Byline: Mike Imrem
Bobby Knight has become the auto racing of college basketball.
You don't attend for the sport as much for the possibility the Knightmobile de-escalates the event from thrills to spills to chills.
Vroom! ... Vroom! ... Boom?
Friday night's matchup against Purdue was a good example. This was the Big Ten conference tournament but might as well have been the Indy 500 or 24 hours of Le Mans.
Call it the 40 Minutes of Bobby, maybe. Knight should show up for games in a helmet and asbestos suit with an STP stamp on his forehead and Goodyear sticker on his bumper.
And everybody else should be issued roll bars.
Knight is directly across the United Center court from me right now, and the players are invisible. I find myself fixated on the Indiana coach so as to not miss it if he veers out of control, crashes and burns.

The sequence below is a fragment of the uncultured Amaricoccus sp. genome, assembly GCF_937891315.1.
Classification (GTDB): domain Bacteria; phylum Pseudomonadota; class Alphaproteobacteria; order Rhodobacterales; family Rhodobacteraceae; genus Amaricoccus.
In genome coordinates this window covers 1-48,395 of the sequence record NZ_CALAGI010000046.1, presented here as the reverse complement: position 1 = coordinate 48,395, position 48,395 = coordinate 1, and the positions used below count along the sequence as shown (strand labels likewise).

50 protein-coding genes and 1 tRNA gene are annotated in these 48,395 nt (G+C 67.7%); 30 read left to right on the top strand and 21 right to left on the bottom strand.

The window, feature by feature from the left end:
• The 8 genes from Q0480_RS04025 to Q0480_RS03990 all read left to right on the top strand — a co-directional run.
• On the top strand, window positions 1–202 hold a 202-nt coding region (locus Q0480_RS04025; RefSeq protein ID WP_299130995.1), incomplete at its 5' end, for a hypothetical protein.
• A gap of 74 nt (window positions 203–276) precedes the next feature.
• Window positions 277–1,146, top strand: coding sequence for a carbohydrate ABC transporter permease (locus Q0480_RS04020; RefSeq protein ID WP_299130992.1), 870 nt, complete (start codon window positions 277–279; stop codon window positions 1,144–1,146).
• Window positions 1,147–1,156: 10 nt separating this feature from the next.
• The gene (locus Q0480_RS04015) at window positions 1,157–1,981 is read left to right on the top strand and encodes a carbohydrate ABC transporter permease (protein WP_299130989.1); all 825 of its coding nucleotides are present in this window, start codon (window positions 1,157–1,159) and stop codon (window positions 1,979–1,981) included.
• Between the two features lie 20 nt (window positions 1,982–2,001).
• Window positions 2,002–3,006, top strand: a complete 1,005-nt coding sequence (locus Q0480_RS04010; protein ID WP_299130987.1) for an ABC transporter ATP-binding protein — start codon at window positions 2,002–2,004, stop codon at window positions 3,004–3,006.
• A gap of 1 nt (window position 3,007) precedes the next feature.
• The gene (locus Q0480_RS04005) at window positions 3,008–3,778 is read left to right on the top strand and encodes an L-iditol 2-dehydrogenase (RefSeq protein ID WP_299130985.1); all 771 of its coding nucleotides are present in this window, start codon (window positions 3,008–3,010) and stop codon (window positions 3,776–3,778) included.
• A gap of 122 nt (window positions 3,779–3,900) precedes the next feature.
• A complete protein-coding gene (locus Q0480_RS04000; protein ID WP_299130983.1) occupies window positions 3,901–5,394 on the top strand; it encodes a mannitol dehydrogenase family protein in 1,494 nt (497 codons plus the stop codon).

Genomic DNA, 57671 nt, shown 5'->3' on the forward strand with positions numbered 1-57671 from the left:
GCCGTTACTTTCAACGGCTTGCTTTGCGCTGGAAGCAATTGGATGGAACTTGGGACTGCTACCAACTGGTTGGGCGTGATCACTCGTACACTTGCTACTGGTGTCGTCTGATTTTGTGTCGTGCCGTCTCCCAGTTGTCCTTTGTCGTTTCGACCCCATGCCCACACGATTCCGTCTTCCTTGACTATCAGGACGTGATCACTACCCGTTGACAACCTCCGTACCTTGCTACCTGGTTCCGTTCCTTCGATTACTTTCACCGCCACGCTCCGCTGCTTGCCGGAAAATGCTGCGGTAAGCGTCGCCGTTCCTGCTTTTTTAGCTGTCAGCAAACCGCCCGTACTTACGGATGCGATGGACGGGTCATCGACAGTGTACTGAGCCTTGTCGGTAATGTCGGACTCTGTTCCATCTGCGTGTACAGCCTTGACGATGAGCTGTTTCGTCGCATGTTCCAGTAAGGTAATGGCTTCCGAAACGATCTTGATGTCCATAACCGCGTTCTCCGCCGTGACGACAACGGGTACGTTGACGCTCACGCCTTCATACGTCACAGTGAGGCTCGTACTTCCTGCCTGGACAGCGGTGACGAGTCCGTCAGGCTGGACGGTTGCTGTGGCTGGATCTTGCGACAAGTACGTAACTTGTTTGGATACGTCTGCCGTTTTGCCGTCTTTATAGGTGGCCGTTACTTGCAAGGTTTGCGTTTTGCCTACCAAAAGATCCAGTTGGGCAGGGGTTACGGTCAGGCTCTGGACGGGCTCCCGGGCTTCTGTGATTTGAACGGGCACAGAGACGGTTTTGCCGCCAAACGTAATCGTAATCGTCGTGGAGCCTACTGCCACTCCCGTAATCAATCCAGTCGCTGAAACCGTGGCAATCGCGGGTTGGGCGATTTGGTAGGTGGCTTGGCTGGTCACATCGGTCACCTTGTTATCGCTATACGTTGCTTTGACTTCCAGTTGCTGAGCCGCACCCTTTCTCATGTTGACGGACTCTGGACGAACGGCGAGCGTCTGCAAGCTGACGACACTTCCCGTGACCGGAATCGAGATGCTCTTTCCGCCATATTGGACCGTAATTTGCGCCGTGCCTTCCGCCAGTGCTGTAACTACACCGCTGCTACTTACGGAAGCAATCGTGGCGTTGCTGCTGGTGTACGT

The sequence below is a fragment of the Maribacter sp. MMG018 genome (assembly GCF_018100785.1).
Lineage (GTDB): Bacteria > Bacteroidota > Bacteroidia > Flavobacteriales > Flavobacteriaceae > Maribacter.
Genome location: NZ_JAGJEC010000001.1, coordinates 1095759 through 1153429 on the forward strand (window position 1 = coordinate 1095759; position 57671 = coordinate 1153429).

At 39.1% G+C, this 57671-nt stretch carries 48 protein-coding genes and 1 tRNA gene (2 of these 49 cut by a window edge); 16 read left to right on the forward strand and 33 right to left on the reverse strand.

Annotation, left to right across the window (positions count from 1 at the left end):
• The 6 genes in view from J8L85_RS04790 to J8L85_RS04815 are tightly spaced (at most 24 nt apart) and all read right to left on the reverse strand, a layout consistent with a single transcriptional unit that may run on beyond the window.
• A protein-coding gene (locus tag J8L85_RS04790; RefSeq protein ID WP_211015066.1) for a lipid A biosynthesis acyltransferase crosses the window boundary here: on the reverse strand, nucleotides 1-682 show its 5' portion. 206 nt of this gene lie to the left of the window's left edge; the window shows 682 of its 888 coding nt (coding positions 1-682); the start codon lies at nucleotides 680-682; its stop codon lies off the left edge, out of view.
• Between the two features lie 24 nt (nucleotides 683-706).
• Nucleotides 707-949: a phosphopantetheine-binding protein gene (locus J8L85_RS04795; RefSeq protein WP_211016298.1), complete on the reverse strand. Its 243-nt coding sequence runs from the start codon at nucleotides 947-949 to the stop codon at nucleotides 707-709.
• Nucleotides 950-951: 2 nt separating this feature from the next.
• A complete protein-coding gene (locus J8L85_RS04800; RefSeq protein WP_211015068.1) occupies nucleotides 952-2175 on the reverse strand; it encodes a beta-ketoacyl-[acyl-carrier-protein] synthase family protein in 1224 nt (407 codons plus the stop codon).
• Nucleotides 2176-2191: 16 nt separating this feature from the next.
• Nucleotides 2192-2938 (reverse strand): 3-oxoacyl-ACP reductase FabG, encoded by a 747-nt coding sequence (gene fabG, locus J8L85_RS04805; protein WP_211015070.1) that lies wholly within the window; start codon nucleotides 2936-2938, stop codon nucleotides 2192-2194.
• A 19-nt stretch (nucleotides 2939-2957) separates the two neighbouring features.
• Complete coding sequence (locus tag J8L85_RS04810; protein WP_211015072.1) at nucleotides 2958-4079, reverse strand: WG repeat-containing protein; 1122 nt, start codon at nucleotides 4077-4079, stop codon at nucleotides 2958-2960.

What a shame. It used be a treat to watch Knight's Hoosiers and the basketball clinics they inflicted on the opposition.
The motion offense. The crisp cuts. The solid screens. The man-to-man defense. The smooth switches. The boxouts. The hours of practice translating into minute after minute of fundamental execution. The blending of good individuals into a better team.
If only Knight could mind his Ps and Qs the way he designs Xs and Os.
Now you watch Indiana to see whether the guy rear-ends, sideswipes or rolls over a referee, player or team bus. Instead of enjoying an Andretti maneuver a well-oiled machine through traffic, you're waiting for a driver to hit the wall under the influence of his own madness.
Knight maintained control of his emotional wheel on this night. With a final decision pending on his most recent one-coach crackup, he was well-behaved despite having to endure a 76-71 loss to his state rival.
At the end Knight walked toward Purdue's Rod Cardinal, who played valiantly despite a virus. What did he say to the Boilermakers' forward?
"I forget," Knight said before abruptly getting up and walking out of …